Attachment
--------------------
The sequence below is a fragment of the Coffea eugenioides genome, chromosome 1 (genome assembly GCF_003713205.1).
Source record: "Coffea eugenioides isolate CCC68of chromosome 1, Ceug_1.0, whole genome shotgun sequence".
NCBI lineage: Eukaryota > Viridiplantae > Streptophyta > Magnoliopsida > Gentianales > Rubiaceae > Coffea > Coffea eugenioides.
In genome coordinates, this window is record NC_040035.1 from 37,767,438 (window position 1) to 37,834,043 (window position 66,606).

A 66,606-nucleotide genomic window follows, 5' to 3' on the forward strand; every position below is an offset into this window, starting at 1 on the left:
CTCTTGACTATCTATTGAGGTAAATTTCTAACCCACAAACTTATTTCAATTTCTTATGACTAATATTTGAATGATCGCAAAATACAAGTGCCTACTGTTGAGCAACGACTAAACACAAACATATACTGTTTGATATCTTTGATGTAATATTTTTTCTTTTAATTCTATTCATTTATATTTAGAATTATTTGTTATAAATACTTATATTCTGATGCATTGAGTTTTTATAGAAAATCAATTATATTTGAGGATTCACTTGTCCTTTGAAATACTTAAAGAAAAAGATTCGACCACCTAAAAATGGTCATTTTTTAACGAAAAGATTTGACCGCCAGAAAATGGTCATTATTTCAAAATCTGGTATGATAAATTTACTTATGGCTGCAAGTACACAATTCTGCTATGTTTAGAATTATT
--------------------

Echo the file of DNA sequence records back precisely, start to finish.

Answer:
The sequence below is a fragment of the Coffea eugenioides genome, chromosome 1 (genome assembly GCF_003713205.1).
Source record: "Coffea eugenioides isolate CCC68of chromosome 1, Ceug_1.0, whole genome shotgun sequence".
NCBI lineage: Eukaryota > Viridiplantae > Streptophyta > Magnoliopsida > Gentianales > Rubiaceae > Coffea > Coffea eugenioides.
In genome coordinates, this window is record NC_040035.1 from 37,767,438 (window position 1) to 37,834,043 (window position 66,606).

A 66,606-nucleotide genomic window follows, 5' to 3' on the forward strand; every position below is an offset into this window, starting at 1 on the left:
CTCTTGACTATCTATTGAGGTAAATTTCTAACCCACAAACTTATTTCAATTTCTTATGACTAATATTTGAATGATCGCAAAATACAAGTGCCTACTGTTGAGCAACGACTAAACACAAACATATACTGTTTGATATCTTTGATGTAATATTTTTTCTTTTAATTCTATTCATTTATATTTAGAATTATTTGTTATAAATACTTATATTCTGATGCATTGAGTTTTTATAGAAAATCAATTATATTTGAGGATTCACTTGTCCTTTGAAATACTTAAAGAAAAAGATTCGACCACCTAAAAATGGTCATTTTTTAACGAAAAGATTTGACCGCCAGAAAATGGTCATTATTTCAAAATCTGGTATGATAAATTTACTTATGGCTGCAAGTACACAATTCTGCTATGTTTAGAATTATT